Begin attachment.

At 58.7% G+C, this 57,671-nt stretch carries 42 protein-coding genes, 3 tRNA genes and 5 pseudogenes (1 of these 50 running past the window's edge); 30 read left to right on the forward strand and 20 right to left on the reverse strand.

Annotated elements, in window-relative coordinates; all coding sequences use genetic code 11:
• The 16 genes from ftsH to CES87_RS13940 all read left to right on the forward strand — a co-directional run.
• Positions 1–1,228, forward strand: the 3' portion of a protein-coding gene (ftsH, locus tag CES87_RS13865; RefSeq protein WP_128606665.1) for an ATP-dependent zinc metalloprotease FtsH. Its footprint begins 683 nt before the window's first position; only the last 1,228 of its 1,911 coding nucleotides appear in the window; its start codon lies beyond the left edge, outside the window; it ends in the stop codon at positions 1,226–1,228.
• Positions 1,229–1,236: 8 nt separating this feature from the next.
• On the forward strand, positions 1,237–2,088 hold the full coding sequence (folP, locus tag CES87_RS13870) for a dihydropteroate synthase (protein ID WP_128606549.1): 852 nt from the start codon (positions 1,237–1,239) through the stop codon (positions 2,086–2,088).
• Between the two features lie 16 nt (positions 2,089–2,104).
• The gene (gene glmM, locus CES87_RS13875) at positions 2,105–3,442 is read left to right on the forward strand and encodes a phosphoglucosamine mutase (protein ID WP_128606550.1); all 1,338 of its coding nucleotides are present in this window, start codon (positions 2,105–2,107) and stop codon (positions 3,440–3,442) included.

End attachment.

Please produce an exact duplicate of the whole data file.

At 58.7% G+C, this 57,671-nt stretch carries 42 protein-coding genes, 3 tRNA genes and 5 pseudogenes (1 of these 50 running past the window's edge); 30 read left to right on the forward strand and 20 right to left on the reverse strand.

Annotated elements, in window-relative coordinates; all coding sequences use genetic code 11:
• The 16 genes from ftsH to CES87_RS13940 all read left to right on the forward strand — a co-directional run.
• Positions 1–1,228, forward strand: the 3' portion of a protein-coding gene (ftsH, locus tag CES87_RS13865; RefSeq protein WP_128606665.1) for an ATP-dependent zinc metalloprotease FtsH. Its footprint begins 683 nt before the window's first position; only the last 1,228 of its 1,911 coding nucleotides appear in the window; its start codon lies beyond the left edge, outside the window; it ends in the stop codon at positions 1,226–1,228.
• Positions 1,229–1,236: 8 nt separating this feature from the next.
• On the forward strand, positions 1,237–2,088 hold the full coding sequence (folP, locus tag CES87_RS13870) for a dihydropteroate synthase (protein ID WP_128606549.1): 852 nt from the start codon (positions 1,237–1,239) through the stop codon (positions 2,086–2,088).
• Between the two features lie 16 nt (positions 2,089–2,104).
• The gene (gene glmM, locus CES87_RS13875) at positions 2,105–3,442 is read left to right on the forward strand and encodes a phosphoglucosamine mutase (protein ID WP_128606550.1); all 1,338 of its coding nucleotides are present in this window, start codon (positions 2,105–2,107) and stop codon (positions 3,440–3,442) included.